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Sunday, December 30, 2012

Congress Decides a New Farm Bill Is Better Than Consumer Ire Over Milk



 

Congress began working over two years ago to replace the 2008 Farm Bill when it expired last September 30th.  Hearings in Washington and across the US were held to gather information to make the necessary additions, deletions, and corrections.  Then the top four House and Senate Ag Committee leaders furiously tried to write their own bill before the “Super Committee” did it for them in the fall of 2011.  When that fell through, the full Senate and the House Ag Committee developed their own individual versions using party-driven funding and philosophy to create divergent legislation.  And there the process came to a halt in the summer of 2012.  The Farm Bill was going nowhere…..until the USDA said the price of milk could rise to $6-8 per gallon when the 1949 dairy legislation would become the default support program beginning in 2013.  Suddenly, there was a need for a Farm Bill and it is in the works.  But what is in it?

 

The 2008 Farm Bill was over 1,000 pages.  However, the 2013 extension of the Farm Bill is only 78 pages, since it makes references to provisions in the 2008 legislation and does little more than to delete some sections or adjust spending.  While it will take time to completely digest the changes, a brief survey of the 2013 extension language can provide some guidance on what the House and Senate Ag Committee leadership agreed upon, and prepared for their respective houses to approve at the earliest opportunity. 

 

It should be noted that the legislation only is effective through September 30th, 2013, which is designed to allocate enough time for the Congress to approve a full 5 year Farm Bill. It is also noteworthy that the preamble to the legislation sets out the purpose of the extension, which is focused on providing supplemental agricultural disaster assistance (to livestock producers who suffered from the drought) and to establish dairy producer margin protection and dairy market stabilization programs (to replace the 1949 default law that was based on parity pricing.)  For the 2013 growing season, direct payments would be paid, but at a rate of 82.5% of what would normally be expected.  The Congressional Budget Office estimated the savings at $1.270 billion in the current fiscal year, without spending of $986 million

 

Among the provisions of the 12 month law of interest to Cornbelt farmers,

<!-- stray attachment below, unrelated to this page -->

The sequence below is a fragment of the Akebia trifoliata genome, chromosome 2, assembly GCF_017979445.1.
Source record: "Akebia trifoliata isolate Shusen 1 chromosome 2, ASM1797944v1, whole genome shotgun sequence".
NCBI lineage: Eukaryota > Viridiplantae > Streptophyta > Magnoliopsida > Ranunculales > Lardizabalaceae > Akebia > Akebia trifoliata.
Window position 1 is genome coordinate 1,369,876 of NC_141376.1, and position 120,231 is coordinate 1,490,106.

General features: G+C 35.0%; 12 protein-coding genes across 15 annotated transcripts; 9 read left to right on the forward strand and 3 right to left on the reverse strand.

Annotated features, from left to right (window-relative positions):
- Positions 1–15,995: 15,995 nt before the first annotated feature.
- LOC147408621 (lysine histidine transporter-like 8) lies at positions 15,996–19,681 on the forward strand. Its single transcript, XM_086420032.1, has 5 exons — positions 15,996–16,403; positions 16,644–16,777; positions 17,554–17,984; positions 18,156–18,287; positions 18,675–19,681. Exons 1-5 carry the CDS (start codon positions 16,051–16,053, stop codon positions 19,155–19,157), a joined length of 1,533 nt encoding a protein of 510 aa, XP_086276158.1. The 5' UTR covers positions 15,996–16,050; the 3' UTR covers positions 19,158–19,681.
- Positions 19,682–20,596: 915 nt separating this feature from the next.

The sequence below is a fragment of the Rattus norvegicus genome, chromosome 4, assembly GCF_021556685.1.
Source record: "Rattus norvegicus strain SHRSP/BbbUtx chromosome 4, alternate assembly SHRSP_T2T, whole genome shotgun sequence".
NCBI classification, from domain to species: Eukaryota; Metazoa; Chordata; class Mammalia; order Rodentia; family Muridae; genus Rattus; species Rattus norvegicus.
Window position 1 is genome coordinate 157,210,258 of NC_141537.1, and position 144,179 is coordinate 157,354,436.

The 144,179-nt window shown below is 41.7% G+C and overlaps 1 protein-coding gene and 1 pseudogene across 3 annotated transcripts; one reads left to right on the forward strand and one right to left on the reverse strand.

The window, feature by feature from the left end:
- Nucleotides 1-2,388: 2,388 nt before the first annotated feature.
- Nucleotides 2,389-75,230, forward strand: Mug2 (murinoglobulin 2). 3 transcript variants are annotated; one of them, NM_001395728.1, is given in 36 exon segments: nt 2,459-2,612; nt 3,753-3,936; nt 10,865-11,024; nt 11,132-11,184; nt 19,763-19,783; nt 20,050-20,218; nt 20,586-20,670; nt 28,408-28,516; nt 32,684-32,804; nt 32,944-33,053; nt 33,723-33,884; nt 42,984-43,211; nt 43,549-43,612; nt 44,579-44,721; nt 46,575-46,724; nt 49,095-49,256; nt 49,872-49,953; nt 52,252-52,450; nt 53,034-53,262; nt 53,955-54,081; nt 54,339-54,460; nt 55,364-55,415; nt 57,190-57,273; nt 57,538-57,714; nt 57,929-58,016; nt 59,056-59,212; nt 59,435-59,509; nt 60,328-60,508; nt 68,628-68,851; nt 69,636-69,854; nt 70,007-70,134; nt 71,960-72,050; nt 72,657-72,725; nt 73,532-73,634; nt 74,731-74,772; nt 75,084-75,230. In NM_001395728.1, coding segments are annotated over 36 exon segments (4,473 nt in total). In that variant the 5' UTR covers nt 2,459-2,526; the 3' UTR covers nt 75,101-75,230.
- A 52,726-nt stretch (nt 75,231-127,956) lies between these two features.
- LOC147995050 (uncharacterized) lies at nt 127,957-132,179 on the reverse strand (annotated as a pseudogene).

1. The complete provisions of the 2008 Farm Bill will be extended from October 1, 2012 to September 30, 2013.
  2. The Dairy program will be extended through December 31, 2013.
  3. Livestock producers sustaining weather-related mortality of cattle, swine, sheep, poultry, and horses, can receive a USDA payment at a rate of 75% of the market value of the animal on the date of death.
  4. Livestock (except those in a feedlot) owned or managed 60 days prior to a drought designation are eligible for compensation if they had to sell or dispose of the livestock because of the lack of forage and a “extreme drought” rating on the University of Nebraska Drought Monitor.  The payment would be 60% of the cost of 1 month’s worth of feed.
  5. There is a $100,000 payment limitation on disaster funds received, and recipients must comply with the Adjusted Gross Income provisions for typical farm program payments.
  6. The disaster assistance program covers any weather related problem from October 1, 2011 to September 30, 2013.
  7. Monetary provisions were increased for the Non-Insured Crop Assistance Program, which is maintained by the Farm Service Agency.  Insured yield limits remain at 65%.
  8. Half of the extension is devoted to the dairy program, the provisions of which are too extensive to detail here.  The provisions begin on page 39 of the legislation.

 

Two other options have been presented to the Congress, which only have a one month lifespan:

  1.   One of them extends 37 programs that expired last September because they did not have a 10 year budget and spending plan.
  2. The other legislation addresses the dairy issue and suspends the 1949 law, extends the dairy product price support program, extends the dairy export incentive program, and extends the Milk Income Loss Contract program, all until January 31, 2013. 

 

The only thing now is to see what the decision is of the House and Senate in approving the proposed legislation.  That may happen within a few minutes or a few days.

 

Summary:

The urgency of preventing a doubling of consumer milk prices has lead to a rapid negotiation between House and Senate agriculture leadership on a replacement for the dairy program and potentially a 9 month Farm Bill.  Several options are being given to the House and Senate that will have to be approved before January 1. 

 

 

Posted by Stu Ellis on 12/30 at 10:48 PM | Permalink

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